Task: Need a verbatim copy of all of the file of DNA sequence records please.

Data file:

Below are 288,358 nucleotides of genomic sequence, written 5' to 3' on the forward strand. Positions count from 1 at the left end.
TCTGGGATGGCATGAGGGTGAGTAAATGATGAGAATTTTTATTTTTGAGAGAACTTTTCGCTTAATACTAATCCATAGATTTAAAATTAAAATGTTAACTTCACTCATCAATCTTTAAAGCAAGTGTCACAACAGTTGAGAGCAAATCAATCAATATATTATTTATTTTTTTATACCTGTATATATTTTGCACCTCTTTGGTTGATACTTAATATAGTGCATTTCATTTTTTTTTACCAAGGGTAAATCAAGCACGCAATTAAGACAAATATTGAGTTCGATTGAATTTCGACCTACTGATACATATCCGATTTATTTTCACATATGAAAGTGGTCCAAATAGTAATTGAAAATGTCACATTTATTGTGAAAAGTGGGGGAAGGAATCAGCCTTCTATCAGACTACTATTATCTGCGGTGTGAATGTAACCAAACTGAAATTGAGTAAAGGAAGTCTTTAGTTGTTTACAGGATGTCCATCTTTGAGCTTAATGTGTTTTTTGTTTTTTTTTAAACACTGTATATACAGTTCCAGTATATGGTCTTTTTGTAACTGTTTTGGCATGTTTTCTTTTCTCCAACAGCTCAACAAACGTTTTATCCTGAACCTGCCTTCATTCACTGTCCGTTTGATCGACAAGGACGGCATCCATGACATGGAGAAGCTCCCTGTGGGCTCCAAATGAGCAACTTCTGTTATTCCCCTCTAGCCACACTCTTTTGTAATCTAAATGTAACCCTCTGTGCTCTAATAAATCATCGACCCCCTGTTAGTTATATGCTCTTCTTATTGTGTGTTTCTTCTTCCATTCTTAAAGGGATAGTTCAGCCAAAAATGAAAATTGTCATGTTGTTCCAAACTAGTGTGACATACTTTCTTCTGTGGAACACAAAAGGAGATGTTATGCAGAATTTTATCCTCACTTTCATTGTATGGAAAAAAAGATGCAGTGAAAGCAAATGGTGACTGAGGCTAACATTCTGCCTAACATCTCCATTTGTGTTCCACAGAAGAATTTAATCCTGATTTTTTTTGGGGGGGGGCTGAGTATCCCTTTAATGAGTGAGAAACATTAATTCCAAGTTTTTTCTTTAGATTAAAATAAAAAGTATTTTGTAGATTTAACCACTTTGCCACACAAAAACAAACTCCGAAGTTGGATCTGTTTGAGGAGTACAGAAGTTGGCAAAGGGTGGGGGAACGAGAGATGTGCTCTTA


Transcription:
Below are 288,358 nucleotides of genomic sequence, written 5' to 3' on the forward strand. Positions count from 1 at the left end.
TCTGGGATGGCATGAGGGTGAGTAAATGATGAGAATTTTTATTTTTGAGAGAACTTTTCGCTTAATACTAATCCATAGATTTAAAATTAAAATGTTAACTTCACTCATCAATCTTTAAAGCAAGTGTCACAACAGTTGAGAGCAAATCAATCAATATATTATTTATTTTTTTATACCTGTATATATTTTGCACCTCTTTGGTTGATACTTAATATAGTGCATTTCATTTTTTTTTACCAAGGGTAAATCAAGCACGCAATTAAGACAAATATTGAGTTCGATTGAATTTCGACCTACTGATACATATCCGATTTATTTTCACATATGAAAGTGGTCCAAATAGTAATTGAAAATGTCACATTTATTGTGAAAAGTGGGGGAAGGAATCAGCCTTCTATCAGACTACTATTATCTGCGGTGTGAATGTAACCAAACTGAAATTGAGTAAAGGAAGTCTTTAGTTGTTTACAGGATGTCCATCTTTGAGCTTAATGTGTTTTTTGTTTTTTTTTAAACACTGTATATACAGTTCCAGTATATGGTCTTTTTGTAACTGTTTTGGCATGTTTTCTTTTCTCCAACAGCTCAACAAACGTTTTATCCTGAACCTGCCTTCATTCACTGTCCGTTTGATCGACAAGGACGGCATCCATGACATGGAGAAGCTCCCTGTGGGCTCCAAATGAGCAACTTCTGTTATTCCCCTCTAGCCACACTCTTTTGTAATCTAAATGTAACCCTCTGTGCTCTAATAAATCATCGACCCCCTGTTAGTTATATGCTCTTCTTATTGTGTGTTTCTTCTTCCATTCTTAAAGGGATAGTTCAGCCAAAAATGAAAATTGTCATGTTGTTCCAAACTAGTGTGACATACTTTCTTCTGTGGAACACAAAAGGAGATGTTATGCAGAATTTTATCCTCACTTTCATTGTATGGAAAAAAAGATGCAGTGAAAGCAAATGGTGACTGAGGCTAACATTCTGCCTAACATCTCCATTTGTGTTCCACAGAAGAATTTAATCCTGATTTTTTTTGGGGGGGGGCTGAGTATCCCTTTAATGAGTGAGAAACATTAATTCCAAGTTTTTTCTTTAGATTAAAATAAAAAGTATTTTGTAGATTTAACCACTTTGCCACACAAAAACAAACTCCGAAGTTGGATCTGTTTGAGGAGTACAGAAGTTGGCAAAGGGTGGGGGAACGAGAGATGTGCTCTTA